2. A theater company that combines the boldness of a space explorer with the precision of a master craftsman.
In A Room of One's Own, Virginia Woolf imagines Shakespeare's sister Judith, as brilliant as her brother but beaten into silence - both literally and figuratively - by the age she lives in. To explain how the lives of two siblings could so dramatically diverge, Woolf recalls a bishop who explained to an inquiring parishioner that, just as cats don't go to heaven, so cannot any woman possess the talent of Shakespeare: "How much thinking those old gentlemen used to save one! How the borders of ignorance shrank back at their approach! Cats do not go to heaven. Women cannot write the plays of Shakespeare." It was simply a given.The Wilma Theater inherited its name from the original Wilma Project, which began in 1973 as a feminist collective. They chose to name their theater after an invented sister of Shakespeare, but not after Woolf's Judith. The founders created the fantastical Wilma, a talented sister with a room of her own, the means and freedom to express herself. When Blanka and Jiri Zizka took over The Wilma Project, they did not abandon its namesake. The Zizkas' Wilma does not take the status quo as a given. Instead, it constantly strives for new ways of expression and revelation, social relevance and impact.
So begins the introduction to the Wilma Theater.
Dateline- Philadelphia -First day.
Three of them.
I had arrived too early it seemed, although there was only five minutes to go. However, the room soon filled up with the other actors. We sat around eight tables. Surreptitious glances. Assessments made on the faces, but knowing that one could be well wide of the mark. The first hour was taken up with paperwork... and then Jiri, our director, entered. He was followed by what seemed to be most of the staff of the theatre. And there were a lot of them. After Aquila, it's amazing to see how many people are involved in the nuts and bolt of a theatre company with its own theatre. Aquila usually has one man being in charge of numerous different jobs. Here it was definitely one man for one job and no fuzzy areas in between.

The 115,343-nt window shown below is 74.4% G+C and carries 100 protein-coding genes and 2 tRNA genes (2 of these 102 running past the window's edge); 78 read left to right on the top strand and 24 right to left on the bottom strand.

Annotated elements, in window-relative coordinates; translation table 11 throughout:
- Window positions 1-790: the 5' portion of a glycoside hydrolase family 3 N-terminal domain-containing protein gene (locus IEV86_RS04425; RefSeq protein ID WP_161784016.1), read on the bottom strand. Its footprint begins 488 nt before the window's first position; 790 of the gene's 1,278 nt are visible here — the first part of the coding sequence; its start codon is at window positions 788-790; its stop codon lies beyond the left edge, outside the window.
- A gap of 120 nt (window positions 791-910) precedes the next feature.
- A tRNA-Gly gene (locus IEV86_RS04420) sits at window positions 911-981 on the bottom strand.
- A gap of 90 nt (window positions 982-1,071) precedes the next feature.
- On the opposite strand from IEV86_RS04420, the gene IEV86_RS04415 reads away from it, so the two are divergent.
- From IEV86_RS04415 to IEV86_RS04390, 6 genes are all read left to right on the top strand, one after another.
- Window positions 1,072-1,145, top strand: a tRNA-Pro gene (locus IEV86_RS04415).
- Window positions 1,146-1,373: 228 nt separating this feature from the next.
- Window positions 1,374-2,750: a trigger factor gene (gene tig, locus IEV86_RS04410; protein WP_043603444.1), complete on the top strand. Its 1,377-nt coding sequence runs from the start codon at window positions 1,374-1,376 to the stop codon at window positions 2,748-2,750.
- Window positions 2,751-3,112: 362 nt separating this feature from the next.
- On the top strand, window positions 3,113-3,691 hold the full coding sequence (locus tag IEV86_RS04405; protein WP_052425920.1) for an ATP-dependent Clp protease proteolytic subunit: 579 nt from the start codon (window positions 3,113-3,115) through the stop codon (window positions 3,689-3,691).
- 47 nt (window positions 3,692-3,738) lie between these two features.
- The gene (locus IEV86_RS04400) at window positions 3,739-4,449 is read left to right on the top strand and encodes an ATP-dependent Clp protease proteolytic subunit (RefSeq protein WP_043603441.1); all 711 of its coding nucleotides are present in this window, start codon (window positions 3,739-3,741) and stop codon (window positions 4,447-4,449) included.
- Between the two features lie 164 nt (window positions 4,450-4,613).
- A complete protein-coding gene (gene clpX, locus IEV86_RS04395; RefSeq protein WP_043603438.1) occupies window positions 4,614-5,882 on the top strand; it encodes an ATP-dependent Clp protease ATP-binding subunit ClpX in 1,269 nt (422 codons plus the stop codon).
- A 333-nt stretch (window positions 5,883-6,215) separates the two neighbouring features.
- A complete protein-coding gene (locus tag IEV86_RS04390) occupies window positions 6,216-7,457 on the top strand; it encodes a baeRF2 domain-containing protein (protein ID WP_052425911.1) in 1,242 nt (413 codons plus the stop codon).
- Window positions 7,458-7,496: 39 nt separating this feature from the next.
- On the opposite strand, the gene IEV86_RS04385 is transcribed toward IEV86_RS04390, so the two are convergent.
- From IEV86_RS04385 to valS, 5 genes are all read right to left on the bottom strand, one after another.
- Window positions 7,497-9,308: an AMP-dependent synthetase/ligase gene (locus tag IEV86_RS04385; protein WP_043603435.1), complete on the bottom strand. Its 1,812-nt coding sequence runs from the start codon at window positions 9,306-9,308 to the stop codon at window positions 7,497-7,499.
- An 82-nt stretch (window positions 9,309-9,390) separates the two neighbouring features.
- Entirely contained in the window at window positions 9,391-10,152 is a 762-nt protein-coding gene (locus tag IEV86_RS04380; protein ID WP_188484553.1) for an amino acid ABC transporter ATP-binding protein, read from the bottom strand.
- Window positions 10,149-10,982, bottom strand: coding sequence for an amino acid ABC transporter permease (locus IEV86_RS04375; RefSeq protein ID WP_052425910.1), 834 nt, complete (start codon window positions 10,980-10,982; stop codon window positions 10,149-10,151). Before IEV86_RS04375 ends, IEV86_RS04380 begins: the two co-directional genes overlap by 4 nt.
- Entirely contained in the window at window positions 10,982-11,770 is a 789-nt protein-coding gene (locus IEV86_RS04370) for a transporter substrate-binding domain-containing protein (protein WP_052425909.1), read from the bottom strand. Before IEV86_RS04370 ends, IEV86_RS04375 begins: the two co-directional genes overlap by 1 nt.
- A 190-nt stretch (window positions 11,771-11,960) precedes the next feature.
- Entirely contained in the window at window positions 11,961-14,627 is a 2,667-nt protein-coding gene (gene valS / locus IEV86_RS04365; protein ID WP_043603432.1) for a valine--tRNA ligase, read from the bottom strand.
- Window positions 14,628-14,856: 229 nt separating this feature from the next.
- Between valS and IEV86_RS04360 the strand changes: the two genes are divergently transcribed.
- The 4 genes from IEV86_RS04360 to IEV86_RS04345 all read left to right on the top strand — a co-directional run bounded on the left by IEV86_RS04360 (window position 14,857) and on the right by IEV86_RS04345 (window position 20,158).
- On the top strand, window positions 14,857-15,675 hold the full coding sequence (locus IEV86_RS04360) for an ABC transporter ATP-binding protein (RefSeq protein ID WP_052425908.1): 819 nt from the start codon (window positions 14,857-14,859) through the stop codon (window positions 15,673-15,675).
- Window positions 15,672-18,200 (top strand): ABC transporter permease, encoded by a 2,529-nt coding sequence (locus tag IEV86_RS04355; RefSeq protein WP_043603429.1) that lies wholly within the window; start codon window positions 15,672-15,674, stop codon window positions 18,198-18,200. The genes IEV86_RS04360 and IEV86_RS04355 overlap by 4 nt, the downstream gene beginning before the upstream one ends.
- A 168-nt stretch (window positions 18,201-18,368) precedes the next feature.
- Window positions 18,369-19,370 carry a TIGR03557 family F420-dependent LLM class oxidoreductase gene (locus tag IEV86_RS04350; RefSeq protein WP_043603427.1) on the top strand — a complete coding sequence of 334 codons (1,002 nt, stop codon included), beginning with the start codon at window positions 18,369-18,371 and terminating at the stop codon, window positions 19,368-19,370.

In 1979, Blanka and Jiri Zizka, natives of Czechoslovakia, forged a creative relationship with the Wilma as artists-in-residence, and gained acclaim for their bold, innovative productions. With a dynamic, physical production style and original music accompaniment, the Zizka's original adaptation of George Orwell's ANIMAL FARM focused a new spotlight of attention on the Wilma. The Zizkas assumed artistic leadership of the organization in 1981, and moved the Wilma to a 100-seat theater on Sansom Street. Within five years, the Wilma's audience had grown dramatically and the Theater was operating at nearly 100% capacity. A decision was made to expand the theater to a new 296-seat home; and in 1989, a location was identified at the corner of Broad and Spruce Streets.
We then sat down to read through the play, but not before we had been given a folder bulging with every conceivable bit of background information and research you might ever want. To back that up, stacked high in the corner was a pile of library books on war correspondents, African history and the British Press. Usually I take myself off to the library for a couple of days, but here all the work had been done for me. The readthrough was accompanied by laughter and smiles of appreciation, as much I guessed to put us at ease as to release any tension that might have been in the air. At the end there was a ripple of applause. Our director is calm, steady and with a gentle attention to detail which I imagine hides a more steely character. We find out later that he came to Philly on a two day visit, stayed to join and then help establish the Wilma as one of the major theatre companies in the city and on the East Coast, and guiding them with Blanka, his fellow artistic director, into a new building.
The project of constructing a new Wilma Theater entailed much planning and fundraising. Although the overall process, Jiri says, was like "crawling through the Sahara on our hands and knees without water and losing all our fingernails to do it," the moments of success were particularly sweet. The overwhelming support of the Board of Directors, who personally pledged one million dollars in a single evening at the launch of the Capital Campaign, was one such moment; the festive groundbreaking ceremony when construction began was another.